General Robert E. Lee And The Summer Solstice In New Orleans
Photograph - Photography
All Rights Reserved US Copyright by Michael Hoard, No duplicating, copying or publication without written prior permission by photographer.
Update Notes: This photograph one of a series taken same day, same time has now become a valuable and rare photograph. I photographed three of the four statues removing of the Confederate statues including General Robert E. Lee have been removed from public viewing. This dramatic photo taken in New Orleans, Louisiana at Lee Circle and the backlighting from the sun creates a silhouette stalk and dramatic image of the Historic Statue of General Robert E. Lee. This photo and my other original photo are part of a new series titled The Summer Solstice at The General Robert E. Lee monument, the original photo appears on my personal web page taken over 35 years ago. One of a series of a New Orleans iconic event as the sun sets in the western sky during the summer solstice. New Orleans has in common as Stonehenge, Mayan Pyramids, New York, at that exact moment the sun pierces though man made structures. In New Orleans on that one day, as the sun is setting in the sky appears on that particular street.
Lee Circle is a traffic circle in the warehouse district of New Orleans. It is dominated by a large monument that honors general Robert E. Lee, commander of the Confederate army during the Civil War.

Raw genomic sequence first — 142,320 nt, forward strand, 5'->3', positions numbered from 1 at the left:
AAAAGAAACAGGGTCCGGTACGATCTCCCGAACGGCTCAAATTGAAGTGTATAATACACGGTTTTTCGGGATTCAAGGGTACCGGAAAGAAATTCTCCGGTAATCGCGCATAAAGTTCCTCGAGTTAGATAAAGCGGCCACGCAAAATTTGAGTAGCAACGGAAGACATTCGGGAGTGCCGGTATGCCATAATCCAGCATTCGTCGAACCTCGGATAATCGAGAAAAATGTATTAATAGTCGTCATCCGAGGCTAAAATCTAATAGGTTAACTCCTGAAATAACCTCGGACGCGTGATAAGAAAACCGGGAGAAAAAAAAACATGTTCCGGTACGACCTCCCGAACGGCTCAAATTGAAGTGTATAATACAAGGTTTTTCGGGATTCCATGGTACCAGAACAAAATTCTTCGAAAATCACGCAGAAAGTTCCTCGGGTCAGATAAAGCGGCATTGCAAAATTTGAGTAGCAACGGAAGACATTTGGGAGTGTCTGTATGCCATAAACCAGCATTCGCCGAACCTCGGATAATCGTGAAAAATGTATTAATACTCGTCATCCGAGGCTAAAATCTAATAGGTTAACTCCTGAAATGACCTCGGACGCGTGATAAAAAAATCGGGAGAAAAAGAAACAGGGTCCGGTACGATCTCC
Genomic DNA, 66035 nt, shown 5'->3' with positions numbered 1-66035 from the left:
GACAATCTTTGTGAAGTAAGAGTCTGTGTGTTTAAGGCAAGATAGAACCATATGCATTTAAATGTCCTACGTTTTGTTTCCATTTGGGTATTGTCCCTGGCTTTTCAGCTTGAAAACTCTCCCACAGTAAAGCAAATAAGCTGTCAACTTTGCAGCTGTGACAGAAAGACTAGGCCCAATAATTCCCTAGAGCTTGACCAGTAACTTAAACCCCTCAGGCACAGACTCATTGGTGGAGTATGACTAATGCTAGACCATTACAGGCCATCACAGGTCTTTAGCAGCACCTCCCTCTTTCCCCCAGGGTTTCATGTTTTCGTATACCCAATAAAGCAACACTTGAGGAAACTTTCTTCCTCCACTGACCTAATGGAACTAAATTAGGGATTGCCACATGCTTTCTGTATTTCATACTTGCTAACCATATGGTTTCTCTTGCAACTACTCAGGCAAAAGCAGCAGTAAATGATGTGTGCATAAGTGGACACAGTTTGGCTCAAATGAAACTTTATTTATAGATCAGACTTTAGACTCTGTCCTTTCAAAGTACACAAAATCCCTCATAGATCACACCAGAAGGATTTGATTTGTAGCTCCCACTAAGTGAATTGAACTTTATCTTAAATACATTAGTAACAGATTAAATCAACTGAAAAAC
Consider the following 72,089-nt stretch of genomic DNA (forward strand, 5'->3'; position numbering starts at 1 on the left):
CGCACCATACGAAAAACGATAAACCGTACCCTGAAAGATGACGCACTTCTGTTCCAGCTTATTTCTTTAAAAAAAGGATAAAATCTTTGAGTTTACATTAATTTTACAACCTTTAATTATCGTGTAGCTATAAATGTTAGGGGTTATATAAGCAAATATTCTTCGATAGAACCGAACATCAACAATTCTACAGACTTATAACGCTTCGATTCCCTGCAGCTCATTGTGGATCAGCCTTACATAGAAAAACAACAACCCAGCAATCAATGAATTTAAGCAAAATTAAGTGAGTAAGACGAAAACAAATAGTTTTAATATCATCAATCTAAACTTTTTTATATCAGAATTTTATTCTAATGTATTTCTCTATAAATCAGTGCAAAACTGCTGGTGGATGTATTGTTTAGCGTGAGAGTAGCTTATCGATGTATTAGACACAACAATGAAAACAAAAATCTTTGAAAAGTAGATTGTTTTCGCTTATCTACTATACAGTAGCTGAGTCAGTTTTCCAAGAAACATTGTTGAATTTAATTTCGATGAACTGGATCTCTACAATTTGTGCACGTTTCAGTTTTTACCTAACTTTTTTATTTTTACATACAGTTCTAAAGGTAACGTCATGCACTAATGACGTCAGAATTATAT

Lee Circle was originally created in 1807 as part of a grand - but mostly unrealized - plan by architect Barth�l�my Lafon to develop a new neighborhood. At the time it was known as the Place du Tivoli (Tivoli Square) and encircled by the water of the Tivoli Canal.
In 1877, just twelve years after the Civil War, it was rededicated as Lee Circle in honor of Confederate general Robert E. Lee.
Robert E. Lee Monument
The monument honoring the general was inaugurated in 1884. It shows a 12 ft (4m) statue of general Lee on top of a 60ft (18m) tall Doric column which is set on a rectangular base built on a mound at the center of the traffic circle. Four wide stairways flanked by decorative urns lead to the monument.
Lee, who led the Confederate troops during the Civil War against the northern Union army from 1862 until the capitulation of the Confederates in 1865, is shown standing towards the north, as if to defy his adversaries.
The statue was sculpted by Alexander Doyle while John Roy created the marble column. The photo was slightly darkened to fine tune shadows.
May 21st, 2014
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